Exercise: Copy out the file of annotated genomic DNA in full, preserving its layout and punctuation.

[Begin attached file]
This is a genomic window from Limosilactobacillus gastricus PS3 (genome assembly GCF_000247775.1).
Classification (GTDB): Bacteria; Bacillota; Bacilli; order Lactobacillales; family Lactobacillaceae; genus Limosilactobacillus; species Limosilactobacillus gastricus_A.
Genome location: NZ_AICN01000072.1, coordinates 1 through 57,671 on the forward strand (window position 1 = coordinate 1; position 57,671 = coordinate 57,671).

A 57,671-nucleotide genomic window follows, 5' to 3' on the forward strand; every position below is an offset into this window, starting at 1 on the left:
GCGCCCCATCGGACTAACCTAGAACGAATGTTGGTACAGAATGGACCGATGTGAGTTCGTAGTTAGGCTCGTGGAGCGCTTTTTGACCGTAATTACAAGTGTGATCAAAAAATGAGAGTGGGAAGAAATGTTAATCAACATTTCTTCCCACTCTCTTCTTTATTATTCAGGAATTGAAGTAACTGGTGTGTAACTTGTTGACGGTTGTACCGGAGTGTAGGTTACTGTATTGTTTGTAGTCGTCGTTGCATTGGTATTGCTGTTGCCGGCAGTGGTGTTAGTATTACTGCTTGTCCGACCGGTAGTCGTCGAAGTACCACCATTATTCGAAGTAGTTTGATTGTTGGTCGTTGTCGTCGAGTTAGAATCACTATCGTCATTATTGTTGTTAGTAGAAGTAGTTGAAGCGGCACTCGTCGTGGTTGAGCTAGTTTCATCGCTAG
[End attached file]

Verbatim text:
This is a genomic window from Limosilactobacillus gastricus PS3 (genome assembly GCF_000247775.1).
Classification (GTDB): Bacteria; Bacillota; Bacilli; order Lactobacillales; family Lactobacillaceae; genus Limosilactobacillus; species Limosilactobacillus gastricus_A.
Genome location: NZ_AICN01000072.1, coordinates 1 through 57,671 on the forward strand (window position 1 = coordinate 1; position 57,671 = coordinate 57,671).

A 57,671-nucleotide genomic window follows, 5' to 3' on the forward strand; every position below is an offset into this window, starting at 1 on the left:
GCGCCCCATCGGACTAACCTAGAACGAATGTTGGTACAGAATGGACCGATGTGAGTTCGTAGTTAGGCTCGTGGAGCGCTTTTTGACCGTAATTACAAGTGTGATCAAAAAATGAGAGTGGGAAGAAATGTTAATCAACATTTCTTCCCACTCTCTTCTTTATTATTCAGGAATTGAAGTAACTGGTGTGTAACTTGTTGACGGTTGTACCGGAGTGTAGGTTACTGTATTGTTTGTAGTCGTCGTTGCATTGGTATTGCTGTTGCCGGCAGTGGTGTTAGTATTACTGCTTGTCCGACCGGTAGTCGTCGAAGTACCACCATTATTCGAAGTAGTTTGATTGTTGGTCGTTGTCGTCGAGTTAGAATCACTATCGTCATTATTGTTGTTAGTAGAAGTAGTTGAAGCGGCACTCGTCGTGGTTGAGCTAGTTTCATCGCTAG